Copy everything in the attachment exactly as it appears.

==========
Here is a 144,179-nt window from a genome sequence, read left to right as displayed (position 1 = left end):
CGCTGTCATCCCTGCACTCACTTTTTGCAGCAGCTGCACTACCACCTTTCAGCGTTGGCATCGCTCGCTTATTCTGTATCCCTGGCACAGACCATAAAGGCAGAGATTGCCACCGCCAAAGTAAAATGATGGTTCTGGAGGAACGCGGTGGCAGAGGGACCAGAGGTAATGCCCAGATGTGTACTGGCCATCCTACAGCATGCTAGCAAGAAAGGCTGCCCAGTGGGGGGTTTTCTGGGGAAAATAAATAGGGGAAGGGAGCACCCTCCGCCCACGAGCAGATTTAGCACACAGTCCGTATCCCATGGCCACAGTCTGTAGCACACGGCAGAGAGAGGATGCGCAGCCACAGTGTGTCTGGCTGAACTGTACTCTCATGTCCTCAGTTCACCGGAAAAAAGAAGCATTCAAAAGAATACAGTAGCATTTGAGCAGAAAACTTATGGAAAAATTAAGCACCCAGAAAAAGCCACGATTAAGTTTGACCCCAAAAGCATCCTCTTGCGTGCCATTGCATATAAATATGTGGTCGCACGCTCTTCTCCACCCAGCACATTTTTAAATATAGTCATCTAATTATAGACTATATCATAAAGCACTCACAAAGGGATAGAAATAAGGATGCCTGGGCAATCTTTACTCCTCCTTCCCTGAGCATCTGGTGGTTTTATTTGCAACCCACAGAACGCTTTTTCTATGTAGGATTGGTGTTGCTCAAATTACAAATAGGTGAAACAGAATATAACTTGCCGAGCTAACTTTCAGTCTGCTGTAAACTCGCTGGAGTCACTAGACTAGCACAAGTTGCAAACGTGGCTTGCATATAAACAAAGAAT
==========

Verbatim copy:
Here is a 144,179-nt window from a genome sequence, read left to right as displayed (position 1 = left end):
CGCTGTCATCCCTGCACTCACTTTTTGCAGCAGCTGCACTACCACCTTTCAGCGTTGGCATCGCTCGCTTATTCTGTATCCCTGGCACAGACCATAAAGGCAGAGATTGCCACCGCCAAAGTAAAATGATGGTTCTGGAGGAACGCGGTGGCAGAGGGACCAGAGGTAATGCCCAGATGTGTACTGGCCATCCTACAGCATGCTAGCAAGAAAGGCTGCCCAGTGGGGGGTTTTCTGGGGAAAATAAATAGGGGAAGGGAGCACCCTCCGCCCACGAGCAGATTTAGCACACAGTCCGTATCCCATGGCCACAGTCTGTAGCACACGGCAGAGAGAGGATGCGCAGCCACAGTGTGTCTGGCTGAACTGTACTCTCATGTCCTCAGTTCACCGGAAAAAAGAAGCATTCAAAAGAATACAGTAGCATTTGAGCAGAAAACTTATGGAAAAATTAAGCACCCAGAAAAAGCCACGATTAAGTTTGACCCCAAAAGCATCCTCTTGCGTGCCATTGCATATAAATATGTGGTCGCACGCTCTTCTCCACCCAGCACATTTTTAAATATAGTCATCTAATTATAGACTATATCATAAAGCACTCACAAAGGGATAGAAATAAGGATGCCTGGGCAATCTTTACTCCTCCTTCCCTGAGCATCTGGTGGTTTTATTTGCAACCCACAGAACGCTTTTTCTATGTAGGATTGGTGTTGCTCAAATTACAAATAGGTGAAACAGAATATAACTTGCCGAGCTAACTTTCAGTCTGCTGTAAACTCGCTGGAGTCACTAGACTAGCACAAGTTGCAAACGTGGCTTGCATATAAACAAAGAAT